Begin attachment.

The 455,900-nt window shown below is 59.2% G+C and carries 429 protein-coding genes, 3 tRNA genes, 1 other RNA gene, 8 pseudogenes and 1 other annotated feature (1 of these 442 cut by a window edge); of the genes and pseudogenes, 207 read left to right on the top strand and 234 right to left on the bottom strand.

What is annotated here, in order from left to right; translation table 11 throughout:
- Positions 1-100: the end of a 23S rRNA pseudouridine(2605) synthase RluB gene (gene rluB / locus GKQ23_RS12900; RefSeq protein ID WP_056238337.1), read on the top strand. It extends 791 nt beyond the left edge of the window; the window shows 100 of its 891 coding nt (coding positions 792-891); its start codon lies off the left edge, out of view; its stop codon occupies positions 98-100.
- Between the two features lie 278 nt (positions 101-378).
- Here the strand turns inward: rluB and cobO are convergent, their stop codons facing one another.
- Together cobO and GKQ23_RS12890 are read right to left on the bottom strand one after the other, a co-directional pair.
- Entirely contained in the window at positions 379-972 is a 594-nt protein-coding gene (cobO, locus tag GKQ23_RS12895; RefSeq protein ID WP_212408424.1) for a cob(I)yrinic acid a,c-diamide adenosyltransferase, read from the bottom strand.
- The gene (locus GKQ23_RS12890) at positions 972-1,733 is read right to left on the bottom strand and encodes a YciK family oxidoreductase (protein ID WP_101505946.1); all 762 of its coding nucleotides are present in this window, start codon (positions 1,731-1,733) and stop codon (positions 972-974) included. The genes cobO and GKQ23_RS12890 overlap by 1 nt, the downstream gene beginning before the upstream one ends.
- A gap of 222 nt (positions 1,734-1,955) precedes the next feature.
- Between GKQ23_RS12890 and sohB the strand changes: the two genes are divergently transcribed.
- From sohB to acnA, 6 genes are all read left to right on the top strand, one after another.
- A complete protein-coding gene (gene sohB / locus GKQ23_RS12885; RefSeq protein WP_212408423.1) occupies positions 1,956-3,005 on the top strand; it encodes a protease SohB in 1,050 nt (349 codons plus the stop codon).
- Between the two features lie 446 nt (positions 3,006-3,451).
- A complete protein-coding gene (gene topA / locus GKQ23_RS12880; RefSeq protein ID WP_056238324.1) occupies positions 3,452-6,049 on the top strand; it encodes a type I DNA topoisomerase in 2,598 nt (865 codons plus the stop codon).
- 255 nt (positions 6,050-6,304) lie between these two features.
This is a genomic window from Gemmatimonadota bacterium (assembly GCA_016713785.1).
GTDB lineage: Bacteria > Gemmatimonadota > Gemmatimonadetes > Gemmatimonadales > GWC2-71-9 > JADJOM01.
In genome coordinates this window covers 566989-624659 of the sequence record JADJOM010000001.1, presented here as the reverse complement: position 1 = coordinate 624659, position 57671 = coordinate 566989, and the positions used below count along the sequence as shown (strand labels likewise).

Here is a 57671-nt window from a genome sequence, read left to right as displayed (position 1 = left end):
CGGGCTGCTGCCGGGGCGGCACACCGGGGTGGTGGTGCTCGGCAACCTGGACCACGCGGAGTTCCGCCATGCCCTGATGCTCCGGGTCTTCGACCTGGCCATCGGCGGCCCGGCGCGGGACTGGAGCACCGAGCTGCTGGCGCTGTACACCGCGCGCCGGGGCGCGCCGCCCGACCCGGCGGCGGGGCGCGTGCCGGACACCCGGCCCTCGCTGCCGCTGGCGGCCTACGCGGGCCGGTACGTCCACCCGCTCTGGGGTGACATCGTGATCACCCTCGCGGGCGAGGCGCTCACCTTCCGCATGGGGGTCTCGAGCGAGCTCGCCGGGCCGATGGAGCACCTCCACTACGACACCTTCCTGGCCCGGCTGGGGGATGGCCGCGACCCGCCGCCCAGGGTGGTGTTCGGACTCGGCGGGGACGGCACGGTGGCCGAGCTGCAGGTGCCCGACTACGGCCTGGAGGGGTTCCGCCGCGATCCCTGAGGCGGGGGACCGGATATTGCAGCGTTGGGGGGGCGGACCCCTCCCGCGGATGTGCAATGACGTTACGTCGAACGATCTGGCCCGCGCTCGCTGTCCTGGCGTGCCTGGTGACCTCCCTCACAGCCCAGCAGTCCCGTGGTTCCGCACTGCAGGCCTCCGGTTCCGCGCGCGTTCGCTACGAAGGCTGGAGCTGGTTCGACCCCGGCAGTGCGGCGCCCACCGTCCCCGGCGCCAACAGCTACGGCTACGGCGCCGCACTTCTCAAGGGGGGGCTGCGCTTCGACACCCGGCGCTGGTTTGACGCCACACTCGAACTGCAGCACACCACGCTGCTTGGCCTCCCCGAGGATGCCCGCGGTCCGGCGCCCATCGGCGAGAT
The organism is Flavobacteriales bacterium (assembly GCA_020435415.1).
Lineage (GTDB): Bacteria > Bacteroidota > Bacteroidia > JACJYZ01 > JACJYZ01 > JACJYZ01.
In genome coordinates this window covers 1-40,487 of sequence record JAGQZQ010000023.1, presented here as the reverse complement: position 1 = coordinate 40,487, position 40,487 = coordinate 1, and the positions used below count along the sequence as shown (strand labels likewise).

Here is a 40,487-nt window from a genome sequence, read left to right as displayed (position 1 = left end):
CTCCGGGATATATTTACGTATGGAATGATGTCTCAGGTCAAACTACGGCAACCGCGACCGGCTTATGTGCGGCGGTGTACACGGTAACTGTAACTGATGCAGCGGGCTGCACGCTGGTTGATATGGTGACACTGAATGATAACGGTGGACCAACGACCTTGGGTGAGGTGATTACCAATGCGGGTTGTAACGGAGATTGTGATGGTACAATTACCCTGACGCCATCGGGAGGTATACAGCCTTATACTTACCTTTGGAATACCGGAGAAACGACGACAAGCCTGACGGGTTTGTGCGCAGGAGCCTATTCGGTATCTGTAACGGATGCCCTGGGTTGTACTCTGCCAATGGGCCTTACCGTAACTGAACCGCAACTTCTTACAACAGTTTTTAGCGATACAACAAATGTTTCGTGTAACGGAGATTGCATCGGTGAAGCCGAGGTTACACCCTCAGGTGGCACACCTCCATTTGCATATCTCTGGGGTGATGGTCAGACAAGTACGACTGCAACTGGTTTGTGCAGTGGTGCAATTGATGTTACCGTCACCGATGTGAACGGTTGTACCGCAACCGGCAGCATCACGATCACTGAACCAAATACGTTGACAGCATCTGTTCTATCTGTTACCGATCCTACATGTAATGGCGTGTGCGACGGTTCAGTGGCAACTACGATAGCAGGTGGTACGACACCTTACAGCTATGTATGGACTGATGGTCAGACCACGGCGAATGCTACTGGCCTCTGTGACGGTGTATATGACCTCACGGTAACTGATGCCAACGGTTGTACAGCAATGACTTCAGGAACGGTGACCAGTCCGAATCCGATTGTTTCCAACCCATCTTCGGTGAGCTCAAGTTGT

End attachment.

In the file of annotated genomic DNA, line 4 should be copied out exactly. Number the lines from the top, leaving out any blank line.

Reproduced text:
- Between the two features lie 278 nt (positions 101-378).